I Tried a Bunch of Herb Kits to Grow a Victory Garden During Quarantine — Here’s How It Went

published Jul 11, 2020
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Putting some basil seeds into an herb growing kit
Credit: Joe Lingeman

Earlier this spring, I got my hands on a few different herb kits to try out (right before we all found out that we’d have to stay inside for an unforeseen amount of time). I loved the idea of watching my tiny little seeds grow into beautiful, fragrant herbs just as we were waking up from our Chicago winter. I was hopeful and expectant, and prepared to be patient. And then things got real: Spring got canceled, preschool was over, and we realized we were dealing with a global pandemic.

I was hunkered down and the kits were off to a great start — they were all really simple to assemble and produced sprouts in hardly any time at all. Around the time they started sprouting, we got a real look at what COVID-19 actually was (or what it was gearing up to be) and my husband, a barber, found himself out of work. I quickly scrambled into action and soon realized I was a full-time freelance writer/photographer, social media manager, housekeeper, neighborhood mask-maker, cook, mom, dog-watcher, and so much more. During this time, I was still watering the plants (maybe not enough? Maybe too much?), but they’d soon become another obligation rather than a source of excitement.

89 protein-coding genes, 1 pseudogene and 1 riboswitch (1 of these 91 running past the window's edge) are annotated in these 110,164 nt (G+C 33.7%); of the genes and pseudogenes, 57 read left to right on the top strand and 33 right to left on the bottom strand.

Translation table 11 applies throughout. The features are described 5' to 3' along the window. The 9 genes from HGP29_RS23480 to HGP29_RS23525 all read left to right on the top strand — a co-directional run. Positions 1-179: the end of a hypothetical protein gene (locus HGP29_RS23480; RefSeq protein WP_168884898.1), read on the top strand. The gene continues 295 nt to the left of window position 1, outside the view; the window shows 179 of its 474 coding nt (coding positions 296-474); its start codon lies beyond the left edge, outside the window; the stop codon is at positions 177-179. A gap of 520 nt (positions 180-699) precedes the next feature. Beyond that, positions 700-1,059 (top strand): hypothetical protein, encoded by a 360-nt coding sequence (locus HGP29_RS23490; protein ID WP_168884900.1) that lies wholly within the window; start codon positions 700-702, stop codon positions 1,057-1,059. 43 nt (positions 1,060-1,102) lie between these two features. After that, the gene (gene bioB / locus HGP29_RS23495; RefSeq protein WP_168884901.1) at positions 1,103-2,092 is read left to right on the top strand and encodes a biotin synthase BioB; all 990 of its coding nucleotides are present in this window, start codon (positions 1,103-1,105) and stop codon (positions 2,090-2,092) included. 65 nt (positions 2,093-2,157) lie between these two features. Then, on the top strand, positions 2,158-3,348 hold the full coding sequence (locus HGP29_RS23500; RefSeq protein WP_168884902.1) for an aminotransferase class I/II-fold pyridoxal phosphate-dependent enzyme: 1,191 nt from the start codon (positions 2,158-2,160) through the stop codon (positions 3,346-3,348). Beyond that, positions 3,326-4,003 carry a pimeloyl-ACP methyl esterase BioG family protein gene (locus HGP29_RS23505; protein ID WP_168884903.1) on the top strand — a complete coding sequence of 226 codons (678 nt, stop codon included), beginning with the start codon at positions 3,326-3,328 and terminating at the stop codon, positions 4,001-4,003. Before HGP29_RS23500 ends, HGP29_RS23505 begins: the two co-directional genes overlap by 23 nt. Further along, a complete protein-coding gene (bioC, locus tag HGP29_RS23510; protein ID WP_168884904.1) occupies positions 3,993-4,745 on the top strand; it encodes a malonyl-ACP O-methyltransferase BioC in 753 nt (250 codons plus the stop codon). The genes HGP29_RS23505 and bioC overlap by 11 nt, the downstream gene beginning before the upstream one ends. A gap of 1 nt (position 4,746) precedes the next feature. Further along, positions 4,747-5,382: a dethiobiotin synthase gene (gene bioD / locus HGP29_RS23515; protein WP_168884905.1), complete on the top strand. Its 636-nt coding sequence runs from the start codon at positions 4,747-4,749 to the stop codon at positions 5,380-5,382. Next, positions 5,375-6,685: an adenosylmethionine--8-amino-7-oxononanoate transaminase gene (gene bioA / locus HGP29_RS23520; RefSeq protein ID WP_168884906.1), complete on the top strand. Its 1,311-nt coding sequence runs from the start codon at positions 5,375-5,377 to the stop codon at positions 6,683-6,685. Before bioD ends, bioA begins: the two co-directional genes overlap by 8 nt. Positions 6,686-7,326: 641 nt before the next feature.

As the weeks went on, my garden ended up looking more like tiny pots of failures (there was one thriver, although it had nothing to do with me; keep reading). I was really bummed out that my plants, like myself, were looking worse for wear. This was my first pandemic, my first time being the “breadwinner.” Unfortunately, my herbs got whatever I had left to give … which wasn’t much.